While I was spending my holiday in Singapore last December, I saw something that made me think about what happened in that poor Rizal home in Calamba. My recent discoveries in Singapore, a land I so adore because of its heritage programs, brought me to reassess my views about heritage preservation. Preservation to many is keeping old houses and churches in its original composition, the surface has to be left untouched, and I was zealous believer on this, I would rather see these structures crumble to pieces under our feet than see it renovated. But then I realized that these buildings needs to be improved.
A visit to its historic district would reveal old houses painted in bright pastel color; a closer look will reveal that some of these shops and buildings had been totally renovated inside to accommodate business, amazingly, only the old façade remains. Like this hotel in Balestier Rd., where the old Chinese shops, declared as heritage structures, serves as its main lobbyand their administrative building, while the actual hotel – complete with all the amenities of a modern one – was built behind it! Instead of completely demolishing the old structure, the idea was to upgrade the space inside, making it bigger and safe, while keeping the façade, so as not to lose the old character of the historic district. The many visits to Singapore has made me understand that creativeness is needed to resolve the challenge of conservation and making these historical structures relevant. I remember a recommendation made to Atienza, an architecture grad, before to do the same thing with Skydome, instead of bringing it down, its art deco façade can be kept while the rest of the building is rebuilt and expanded to make room for the government office he wanted. But I guess these officials’ are not yet ready for such ideas. Old cities’ represent different historical strata, removing everything to make way for development is building new ones. There must be tangible samples of what it was like, this adds to its appeal and this has been proven to be beneficial for the locality because it attracts tourism and business. Of course, there will be casualties as development must also take place, so there must be a list of what needs to be kept for the next generation.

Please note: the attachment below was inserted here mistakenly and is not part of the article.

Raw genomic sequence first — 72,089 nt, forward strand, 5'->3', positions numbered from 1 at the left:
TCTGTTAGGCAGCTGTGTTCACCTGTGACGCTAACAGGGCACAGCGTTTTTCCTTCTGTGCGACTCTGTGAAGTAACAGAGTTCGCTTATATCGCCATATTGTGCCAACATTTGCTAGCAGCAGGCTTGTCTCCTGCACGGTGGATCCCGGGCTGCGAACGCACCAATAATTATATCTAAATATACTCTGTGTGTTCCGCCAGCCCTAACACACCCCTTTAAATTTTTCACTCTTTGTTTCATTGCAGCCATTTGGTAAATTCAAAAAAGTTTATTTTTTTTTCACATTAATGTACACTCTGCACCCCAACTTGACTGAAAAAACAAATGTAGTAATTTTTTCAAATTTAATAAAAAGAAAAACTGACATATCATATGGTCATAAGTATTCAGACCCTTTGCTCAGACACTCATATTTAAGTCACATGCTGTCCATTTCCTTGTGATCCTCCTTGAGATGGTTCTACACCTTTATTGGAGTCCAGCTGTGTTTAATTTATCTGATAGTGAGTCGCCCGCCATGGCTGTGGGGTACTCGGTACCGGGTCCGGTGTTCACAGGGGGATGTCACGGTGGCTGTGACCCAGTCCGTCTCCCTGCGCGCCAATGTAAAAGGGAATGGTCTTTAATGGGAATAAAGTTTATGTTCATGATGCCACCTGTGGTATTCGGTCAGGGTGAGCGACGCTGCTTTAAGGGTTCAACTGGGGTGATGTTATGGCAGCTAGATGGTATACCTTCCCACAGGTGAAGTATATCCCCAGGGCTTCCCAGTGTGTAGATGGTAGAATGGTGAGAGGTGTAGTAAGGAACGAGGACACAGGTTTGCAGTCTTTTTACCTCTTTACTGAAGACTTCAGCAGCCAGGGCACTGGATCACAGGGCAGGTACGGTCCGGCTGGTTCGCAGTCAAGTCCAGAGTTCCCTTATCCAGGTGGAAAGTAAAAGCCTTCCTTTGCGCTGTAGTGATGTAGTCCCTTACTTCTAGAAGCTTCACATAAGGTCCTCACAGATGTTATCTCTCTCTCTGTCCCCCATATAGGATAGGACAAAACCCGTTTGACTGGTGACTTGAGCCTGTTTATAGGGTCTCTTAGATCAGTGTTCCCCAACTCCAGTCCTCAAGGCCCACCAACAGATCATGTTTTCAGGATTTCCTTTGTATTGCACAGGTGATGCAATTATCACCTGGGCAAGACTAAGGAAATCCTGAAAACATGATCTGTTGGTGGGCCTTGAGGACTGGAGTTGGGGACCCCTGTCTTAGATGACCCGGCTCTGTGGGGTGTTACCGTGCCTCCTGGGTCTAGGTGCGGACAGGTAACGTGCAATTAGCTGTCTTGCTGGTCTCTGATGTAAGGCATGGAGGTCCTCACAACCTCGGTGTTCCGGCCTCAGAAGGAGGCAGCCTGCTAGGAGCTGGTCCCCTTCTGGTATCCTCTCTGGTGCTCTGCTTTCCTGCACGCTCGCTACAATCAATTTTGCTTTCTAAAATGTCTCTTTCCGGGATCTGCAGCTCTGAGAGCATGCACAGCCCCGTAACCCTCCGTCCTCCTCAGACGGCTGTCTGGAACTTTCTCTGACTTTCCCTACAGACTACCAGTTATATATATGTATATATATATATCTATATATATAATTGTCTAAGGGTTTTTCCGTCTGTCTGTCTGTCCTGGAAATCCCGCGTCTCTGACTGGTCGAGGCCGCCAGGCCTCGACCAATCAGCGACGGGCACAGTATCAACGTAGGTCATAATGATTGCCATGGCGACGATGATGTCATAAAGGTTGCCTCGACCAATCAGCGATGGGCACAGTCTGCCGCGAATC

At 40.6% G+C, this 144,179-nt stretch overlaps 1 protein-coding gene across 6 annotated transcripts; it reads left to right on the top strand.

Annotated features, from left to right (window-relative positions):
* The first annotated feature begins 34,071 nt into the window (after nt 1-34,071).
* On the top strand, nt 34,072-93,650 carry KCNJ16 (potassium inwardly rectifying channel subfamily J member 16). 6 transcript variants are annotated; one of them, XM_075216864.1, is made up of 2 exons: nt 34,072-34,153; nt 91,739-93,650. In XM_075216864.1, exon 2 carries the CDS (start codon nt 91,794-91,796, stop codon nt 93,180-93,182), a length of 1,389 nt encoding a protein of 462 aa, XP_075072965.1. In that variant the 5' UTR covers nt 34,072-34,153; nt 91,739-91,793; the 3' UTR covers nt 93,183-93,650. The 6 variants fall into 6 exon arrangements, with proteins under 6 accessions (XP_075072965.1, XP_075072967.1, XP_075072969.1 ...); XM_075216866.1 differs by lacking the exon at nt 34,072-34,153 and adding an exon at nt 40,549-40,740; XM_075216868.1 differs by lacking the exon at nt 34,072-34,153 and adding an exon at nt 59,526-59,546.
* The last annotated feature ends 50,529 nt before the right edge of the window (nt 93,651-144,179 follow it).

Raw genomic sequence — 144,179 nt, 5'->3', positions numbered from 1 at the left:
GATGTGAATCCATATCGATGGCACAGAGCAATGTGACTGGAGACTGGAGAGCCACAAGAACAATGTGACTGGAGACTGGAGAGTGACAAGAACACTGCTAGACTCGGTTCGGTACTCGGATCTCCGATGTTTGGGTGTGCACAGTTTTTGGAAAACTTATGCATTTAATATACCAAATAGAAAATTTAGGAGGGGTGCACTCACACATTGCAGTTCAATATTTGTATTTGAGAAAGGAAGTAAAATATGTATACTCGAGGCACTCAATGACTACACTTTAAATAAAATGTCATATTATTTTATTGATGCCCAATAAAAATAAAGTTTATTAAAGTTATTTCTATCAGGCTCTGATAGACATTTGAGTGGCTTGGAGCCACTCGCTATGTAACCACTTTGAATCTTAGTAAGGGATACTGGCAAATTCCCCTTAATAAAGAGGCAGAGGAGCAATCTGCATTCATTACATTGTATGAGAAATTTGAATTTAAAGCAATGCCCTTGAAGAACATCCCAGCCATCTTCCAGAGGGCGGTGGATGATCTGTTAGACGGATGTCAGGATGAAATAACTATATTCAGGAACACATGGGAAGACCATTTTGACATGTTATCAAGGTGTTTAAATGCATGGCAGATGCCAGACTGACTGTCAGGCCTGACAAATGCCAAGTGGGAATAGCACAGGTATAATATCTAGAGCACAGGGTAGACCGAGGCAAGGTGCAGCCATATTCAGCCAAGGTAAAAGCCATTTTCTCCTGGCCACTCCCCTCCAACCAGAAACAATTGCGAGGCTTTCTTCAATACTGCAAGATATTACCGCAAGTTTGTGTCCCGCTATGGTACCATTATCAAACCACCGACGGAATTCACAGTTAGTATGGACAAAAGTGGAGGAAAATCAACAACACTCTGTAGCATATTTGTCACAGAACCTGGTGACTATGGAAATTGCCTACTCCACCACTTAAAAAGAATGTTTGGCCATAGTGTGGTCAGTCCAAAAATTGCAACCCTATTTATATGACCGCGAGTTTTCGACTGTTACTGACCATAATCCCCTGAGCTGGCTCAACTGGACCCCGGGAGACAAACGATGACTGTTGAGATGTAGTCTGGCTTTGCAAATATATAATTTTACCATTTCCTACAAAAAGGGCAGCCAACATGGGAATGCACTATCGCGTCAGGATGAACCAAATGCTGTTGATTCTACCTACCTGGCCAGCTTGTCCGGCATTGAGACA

I’m no architect nor am I a city planner but I could see this approach being employed here. It’s common to encounter old buildings that are no longer safe and it would be major oversight to compromise the safety of the people that would use them but to completely knock it down is a terrible mistake, and this has been happening around Manila’s important buildings for decades now. The solution can be seen in the Singapore model. Here old houses are painted and are made to appear attractive, fresh and renovated. The trouble with us is that for those who want to preserve the old, we want them really looking old but it doesn’t have to be, making these structures relevant is what’s important. We can either keep them old and unused or upgrade them and make them useful. The trouble is that our mind could not imagine improving these old structures, like painting casa Rizal, even if the paint, if done properly, will protect it from the elements, our society, those who care about these things, can’t imagine something like this being right. What more if old houses are turned into business centers! But this is something that we have to consider. I realized that we can’t make all historical buildings and homes to become museums; the solution is to make them functional, only then we’ll be able to keep them because for as long as they remain irrelevant and unused in their current locations, heritage demolishers like Atienza will always have an excuse to tore them down.